P2C2 Group - Specialists in Enterprise Portfolio Management, CPIC, ITIM, and OMB 300


September 2007

The Future of CPIC in Enterprise Management

The P2C2 Group

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© 2007 P2C2 Group, Inc.



Capital Planning and Investment Control (CPIC) has come of age in little more than ten years, and it has brought a more disciplined approach to the Federal government’s spending for information technology. Its future is changing, however, because it must fit into a broader vision of enterprise management.


Our future vision for CPIC is based on trends that are already evolving. Some Federal agencies are already moving in the directions discussed here, and the P2C2 Group has certainly emphasized these strategies both in its consulting practice and past newsletter articles.


CPIC as a Child of the 1990s 


CPIC is a child of the legislation of the 1990s intended to ensure that Federal spending, including investments in IT, is well planned and managed, cost efficient, and achieve intended results. It implements provisions of the Government Performance and Results Act (GPRA) of 1993, Federal Acquisition Streamlining Act (FASA) of 1994, and Information Technology Management Reform Act of 1996 (Clinger-Cohen Act). As CPIC evolved, additional requirements were appended to comply with more recent legislation, such as the Federal Information Security Management Act (FISMA) of 2002.


Challenges for CPIC


CPIC has been a significant step forward for managing individual investments in IT systems and infrastructure, especially major outlays requiring the Exhibit 300. There is an increasing consistency in budget justification, performance data and accountability throughout the Executive Branch. The expectations for CPIC are defined in Sections 53 and 300 of Office  of Management and Budget (OMB) Circular A-11.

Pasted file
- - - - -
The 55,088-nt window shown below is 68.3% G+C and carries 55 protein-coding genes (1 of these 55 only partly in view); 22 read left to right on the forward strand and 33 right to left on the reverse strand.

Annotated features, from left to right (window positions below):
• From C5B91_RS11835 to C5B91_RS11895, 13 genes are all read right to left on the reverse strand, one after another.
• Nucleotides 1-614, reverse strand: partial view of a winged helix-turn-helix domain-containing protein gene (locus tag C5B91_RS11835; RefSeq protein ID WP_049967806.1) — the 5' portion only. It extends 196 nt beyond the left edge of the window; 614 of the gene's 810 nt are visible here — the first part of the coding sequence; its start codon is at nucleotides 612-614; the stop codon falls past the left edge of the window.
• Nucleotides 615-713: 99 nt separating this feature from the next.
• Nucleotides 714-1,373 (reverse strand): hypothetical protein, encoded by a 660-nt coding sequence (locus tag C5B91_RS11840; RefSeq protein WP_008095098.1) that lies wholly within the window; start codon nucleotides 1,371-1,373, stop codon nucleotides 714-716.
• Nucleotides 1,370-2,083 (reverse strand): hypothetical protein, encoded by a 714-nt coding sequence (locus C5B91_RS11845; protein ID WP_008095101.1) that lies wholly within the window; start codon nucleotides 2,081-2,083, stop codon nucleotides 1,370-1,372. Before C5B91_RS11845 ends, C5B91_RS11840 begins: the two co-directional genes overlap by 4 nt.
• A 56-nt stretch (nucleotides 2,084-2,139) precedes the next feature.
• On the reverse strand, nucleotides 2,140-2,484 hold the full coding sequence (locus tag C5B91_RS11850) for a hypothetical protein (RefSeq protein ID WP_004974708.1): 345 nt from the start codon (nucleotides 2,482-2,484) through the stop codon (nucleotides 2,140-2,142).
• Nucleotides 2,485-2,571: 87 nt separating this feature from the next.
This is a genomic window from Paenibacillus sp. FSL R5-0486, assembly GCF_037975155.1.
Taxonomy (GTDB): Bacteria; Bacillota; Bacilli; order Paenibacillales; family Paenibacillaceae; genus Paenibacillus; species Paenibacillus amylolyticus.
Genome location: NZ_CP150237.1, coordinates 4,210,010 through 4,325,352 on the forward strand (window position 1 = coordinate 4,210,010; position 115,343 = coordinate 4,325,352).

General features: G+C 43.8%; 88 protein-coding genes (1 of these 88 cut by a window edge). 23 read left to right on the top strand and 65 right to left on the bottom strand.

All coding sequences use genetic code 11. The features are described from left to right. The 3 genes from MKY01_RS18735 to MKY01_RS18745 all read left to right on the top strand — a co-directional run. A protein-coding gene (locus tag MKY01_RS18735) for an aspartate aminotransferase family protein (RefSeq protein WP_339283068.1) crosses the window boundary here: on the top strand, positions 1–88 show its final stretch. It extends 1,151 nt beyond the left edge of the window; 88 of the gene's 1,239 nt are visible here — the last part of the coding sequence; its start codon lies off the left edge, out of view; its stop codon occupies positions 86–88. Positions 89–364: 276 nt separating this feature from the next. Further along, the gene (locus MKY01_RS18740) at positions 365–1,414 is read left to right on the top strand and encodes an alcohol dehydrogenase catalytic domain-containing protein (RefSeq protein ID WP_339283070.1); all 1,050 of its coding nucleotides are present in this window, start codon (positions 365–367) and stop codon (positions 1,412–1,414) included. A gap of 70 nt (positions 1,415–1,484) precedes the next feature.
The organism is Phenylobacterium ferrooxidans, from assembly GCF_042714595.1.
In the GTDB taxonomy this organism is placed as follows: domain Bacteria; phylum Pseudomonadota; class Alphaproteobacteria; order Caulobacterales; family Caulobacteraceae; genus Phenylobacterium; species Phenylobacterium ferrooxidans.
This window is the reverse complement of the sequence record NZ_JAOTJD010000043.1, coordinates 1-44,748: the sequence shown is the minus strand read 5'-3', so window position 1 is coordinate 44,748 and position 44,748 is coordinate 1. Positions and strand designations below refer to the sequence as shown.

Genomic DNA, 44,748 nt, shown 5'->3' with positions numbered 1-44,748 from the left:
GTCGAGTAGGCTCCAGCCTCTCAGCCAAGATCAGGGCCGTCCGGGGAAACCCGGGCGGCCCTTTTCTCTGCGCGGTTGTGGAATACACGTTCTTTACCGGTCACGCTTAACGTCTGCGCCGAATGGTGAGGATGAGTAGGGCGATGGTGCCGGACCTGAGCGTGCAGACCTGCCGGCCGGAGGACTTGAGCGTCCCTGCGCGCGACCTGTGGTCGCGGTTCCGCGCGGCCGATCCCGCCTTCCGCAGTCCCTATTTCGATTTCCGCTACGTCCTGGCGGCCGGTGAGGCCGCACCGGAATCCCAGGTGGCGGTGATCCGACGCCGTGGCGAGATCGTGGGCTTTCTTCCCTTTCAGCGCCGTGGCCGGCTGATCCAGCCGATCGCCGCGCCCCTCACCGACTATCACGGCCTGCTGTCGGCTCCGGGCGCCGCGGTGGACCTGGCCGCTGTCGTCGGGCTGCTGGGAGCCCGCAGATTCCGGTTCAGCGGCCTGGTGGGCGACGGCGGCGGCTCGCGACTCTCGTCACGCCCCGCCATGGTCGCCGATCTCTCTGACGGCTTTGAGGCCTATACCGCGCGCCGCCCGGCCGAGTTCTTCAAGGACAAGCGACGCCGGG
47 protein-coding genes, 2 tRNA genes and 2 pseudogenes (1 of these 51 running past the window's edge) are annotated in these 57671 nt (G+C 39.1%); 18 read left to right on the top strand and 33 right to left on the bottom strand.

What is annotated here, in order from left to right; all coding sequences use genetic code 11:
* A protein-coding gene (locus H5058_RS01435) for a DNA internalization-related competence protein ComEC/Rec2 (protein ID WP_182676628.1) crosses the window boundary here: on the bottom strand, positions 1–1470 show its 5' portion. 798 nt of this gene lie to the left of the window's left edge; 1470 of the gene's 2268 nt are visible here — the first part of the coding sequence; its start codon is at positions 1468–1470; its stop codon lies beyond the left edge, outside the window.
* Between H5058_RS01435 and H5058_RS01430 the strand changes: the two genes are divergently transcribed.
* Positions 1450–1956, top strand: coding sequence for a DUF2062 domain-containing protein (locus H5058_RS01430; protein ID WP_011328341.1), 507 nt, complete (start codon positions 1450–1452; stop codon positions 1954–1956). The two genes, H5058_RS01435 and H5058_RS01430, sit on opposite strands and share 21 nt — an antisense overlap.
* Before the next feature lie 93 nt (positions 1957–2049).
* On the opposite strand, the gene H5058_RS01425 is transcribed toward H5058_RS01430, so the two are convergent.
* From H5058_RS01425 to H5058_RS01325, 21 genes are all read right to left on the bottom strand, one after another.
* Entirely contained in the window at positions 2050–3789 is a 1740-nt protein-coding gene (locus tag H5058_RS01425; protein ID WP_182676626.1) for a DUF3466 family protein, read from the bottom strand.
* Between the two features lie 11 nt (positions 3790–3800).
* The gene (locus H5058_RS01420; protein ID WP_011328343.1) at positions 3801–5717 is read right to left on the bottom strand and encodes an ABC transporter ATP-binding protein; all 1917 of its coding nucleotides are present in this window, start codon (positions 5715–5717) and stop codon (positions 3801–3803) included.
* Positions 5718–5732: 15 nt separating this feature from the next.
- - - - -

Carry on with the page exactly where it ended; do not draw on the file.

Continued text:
Yet the problem with CPIC is that it is a legislative compliance framework. Compliance is mandatory but not sufficient to achieve enterprise, mission, or information technology success. In addition, CPIC is not fully connected to current best practices for management of large enterprises. Its overall focus is on individual line items in the Federal budget—typically major systems and infrastructure--or clusters thereof. Within these individual investments, the focus has been largely on the “Control Phase,” involving projects that build new solutions or make major enhancements to existing systems. Such a focus is understandable, because development initiatives and enhancements are at significant risk of failure, cost overruns, and delays.


However, the lion's share (70 – 80 percent) of IT budgets is not for “Control Phase” development, modernization and enhancement (DME) projects but rather for steady-state “Operations & Maintenance.”  IT  governance must deal with the whole IT budget, involving all costs.